So, let's get chopping and shredding. I was lucky, because my niece and I did this as a tag-team. Put each ingredient in its own bowl or container, although the carrots and potato can go together in one because you will add them at the same time.

1 medium onion, chopped
1/2 head of cabbage, shredded (I used green, but because the beets are red anyway, you could use purple cabbage if that is what you have)
3 carrots (medium, although if they are large, I can't imagine that it would be a problem), grated
3 medium russet potatoes, peeled and cubed
3 cloves of garlic, minced
3 beets, peeled and shredded or sliced (julienned works for me). Save the tops for another time. Put plastic bags on your hands if you don't want to be caught red-handed! Rinse your cutting board as soon as you can.

Whew. That's the hard part. Really. And if you have a big food processor that shreds instead of pulverizing, well, that would be easy, too. Mine has a small work bowl and seems to think it is supposed to be an atom smasher. Besides, we kind of liked standing in the kitchen and chopping, shredding, grating and chatting. Food processors are noisy enough to make the chatting part difficult. And, frankly, it's easier to wash a cutting board and a couple of knives than the food processor. Your call.

You will also need:
1 pound of pork sausage
salt and pepper and oddly, a teaspoon or so of sugar
1 can of diced tomatoes (8 ounces)
1 small can of tomato paste (6 ounces)
sour cream and something green (fresh arugula!) for garnish

Brown the sausage. I used mild Italian. If you like things really spicy, feel free to use hot. Or you could use any other meat, but then you'd want to add more herbs and spices. You really only need to cook it until there's no pink left, but we all know a little caramelization makes it even better.

When the water is boiling, add the browned sausage and bring back to a boil. Add the beets and cook until they are tender and a lot of the red has come out of them. They will still be reddish, but so will the stock.

Add the carrots and potatoes and cook for 15 minutes or until the 'taters are tender. Add the cabbage and the diced tomatoes. The recipe said to drain the diced tomatoes, but, c'mon, we're making soup here. Dump the whole thing in.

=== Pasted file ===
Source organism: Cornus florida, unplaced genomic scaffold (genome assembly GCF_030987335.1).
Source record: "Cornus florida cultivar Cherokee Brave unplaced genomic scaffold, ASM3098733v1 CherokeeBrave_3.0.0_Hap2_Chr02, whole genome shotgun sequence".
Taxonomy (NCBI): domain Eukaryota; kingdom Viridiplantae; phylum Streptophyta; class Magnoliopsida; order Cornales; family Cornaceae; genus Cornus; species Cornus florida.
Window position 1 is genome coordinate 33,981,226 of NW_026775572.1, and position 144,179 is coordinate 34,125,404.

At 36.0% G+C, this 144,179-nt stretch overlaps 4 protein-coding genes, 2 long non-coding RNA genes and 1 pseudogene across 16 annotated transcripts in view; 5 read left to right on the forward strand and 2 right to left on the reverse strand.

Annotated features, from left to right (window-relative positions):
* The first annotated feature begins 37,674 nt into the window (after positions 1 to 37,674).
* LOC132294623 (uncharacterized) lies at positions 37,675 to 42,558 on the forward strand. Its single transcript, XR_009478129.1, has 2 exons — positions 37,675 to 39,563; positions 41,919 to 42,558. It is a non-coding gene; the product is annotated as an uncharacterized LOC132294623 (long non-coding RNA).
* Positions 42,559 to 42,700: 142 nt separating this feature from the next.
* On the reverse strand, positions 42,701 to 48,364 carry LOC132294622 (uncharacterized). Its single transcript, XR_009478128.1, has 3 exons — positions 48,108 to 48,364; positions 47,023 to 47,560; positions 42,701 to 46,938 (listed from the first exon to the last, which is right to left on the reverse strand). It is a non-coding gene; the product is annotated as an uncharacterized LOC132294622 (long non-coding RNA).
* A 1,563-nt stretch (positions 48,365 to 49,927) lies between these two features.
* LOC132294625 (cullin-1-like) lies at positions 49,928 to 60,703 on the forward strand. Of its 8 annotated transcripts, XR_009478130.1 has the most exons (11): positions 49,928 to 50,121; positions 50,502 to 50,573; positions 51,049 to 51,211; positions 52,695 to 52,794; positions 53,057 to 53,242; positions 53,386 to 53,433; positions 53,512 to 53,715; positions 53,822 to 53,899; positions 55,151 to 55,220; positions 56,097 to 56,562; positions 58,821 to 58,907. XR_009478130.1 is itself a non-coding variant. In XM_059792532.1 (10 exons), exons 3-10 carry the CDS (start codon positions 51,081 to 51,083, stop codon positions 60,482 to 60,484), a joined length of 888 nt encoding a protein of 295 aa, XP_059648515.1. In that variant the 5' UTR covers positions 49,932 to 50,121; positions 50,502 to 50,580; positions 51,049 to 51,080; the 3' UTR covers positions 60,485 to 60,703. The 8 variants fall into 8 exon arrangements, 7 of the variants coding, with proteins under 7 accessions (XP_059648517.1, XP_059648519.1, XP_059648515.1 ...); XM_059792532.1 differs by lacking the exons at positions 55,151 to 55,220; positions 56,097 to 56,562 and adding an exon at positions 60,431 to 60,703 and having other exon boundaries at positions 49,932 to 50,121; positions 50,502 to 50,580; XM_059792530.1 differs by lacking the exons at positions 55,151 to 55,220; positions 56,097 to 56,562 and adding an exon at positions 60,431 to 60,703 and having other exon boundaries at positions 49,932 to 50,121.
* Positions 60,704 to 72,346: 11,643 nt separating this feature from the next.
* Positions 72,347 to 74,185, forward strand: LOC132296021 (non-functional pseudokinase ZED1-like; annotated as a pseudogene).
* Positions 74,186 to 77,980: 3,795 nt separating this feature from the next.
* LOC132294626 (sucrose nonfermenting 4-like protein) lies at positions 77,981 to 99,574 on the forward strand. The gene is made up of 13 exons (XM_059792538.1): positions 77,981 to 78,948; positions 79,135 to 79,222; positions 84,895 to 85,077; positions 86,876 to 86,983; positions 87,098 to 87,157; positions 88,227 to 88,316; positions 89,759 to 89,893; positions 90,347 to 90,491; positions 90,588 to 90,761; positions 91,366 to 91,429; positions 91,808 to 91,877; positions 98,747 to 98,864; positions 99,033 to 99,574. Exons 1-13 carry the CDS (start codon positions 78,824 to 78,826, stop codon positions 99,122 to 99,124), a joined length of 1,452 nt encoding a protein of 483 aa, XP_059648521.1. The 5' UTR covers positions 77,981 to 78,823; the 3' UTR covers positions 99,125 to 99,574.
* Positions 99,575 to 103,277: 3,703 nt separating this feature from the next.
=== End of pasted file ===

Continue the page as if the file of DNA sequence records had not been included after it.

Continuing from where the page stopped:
Saute the onions in a skillet (same one the sausage was in, no need to wash first) with a little olive oil. Add the tomato paste and a little water -- or instead of water, a little of the broth -- and stir until mixed. Add to the soup pot. Add the minced garlic, turn the heat off and cover. Wait five minutes or so. Season with salt, pepper and a teaspoon or so of sugar, all to taste. You could add cayenne pepper or just more black pepper if you like things like that. I could easily see adding other herbs/spices to taste, such as paprika.

Serve it up and add a dollop of sour cream and the arugula. Or you could use parsley. You might want some crackers or toast with it, too. The sour cream does kind of melt into the soup, but it definitely adds a nice tang to it, too.

This makes a lot of borscht. It is tasty and it is filling. You could feed a lot of people for not a lot of money. The pork sausage and sour cream were the most expensive parts! And, as I said, you could probably use plain old ground pork or any other meat and just add oregano and more spices. And I know this will be a great thing to have in the freezer to take to work for a microwaved lunch.

When it is cool, I plan on hitting it some of it with a stick -- my immersion blender -- to make a more pureed form. For some reason, that's what I think of when I think of borscht.

But this was really good soup. All the flavors played well together, and the broth reminded both of us of the broth in French and Italian seafood soup, all carroty and tomato-y. The earthiness of the beets and cabbage is balanced with the acidity from the tomatoes. And then you get a bite of sausage and onion. Really good. I think all the shredding and grating helps the flavors get together, plus it cooks faster.

You could easily add mushrooms, just about any other veg, and probably any other leftover from the fridge that needed to go to a good home.

Now, is it authentic? We will find out in a few weeks!

P.S. about the teaspoon of sugar. I thought it was odd, but I remember being told by a woman who knows her collards that you should put a teaspoon of sugar in the water when cooking greens. Even though this doesn't use the beet greens, maybe it's the same principle. Balancing the earthiness, offsetting any hint of bitterness? Whatever, I can't argue with the results.

P.P.S. And yes, put all the trimmings such as onion and potato skins and those rat-tail beet roots into the compost! Just put a small bucket or bowl in the sink and let the peelings fall in.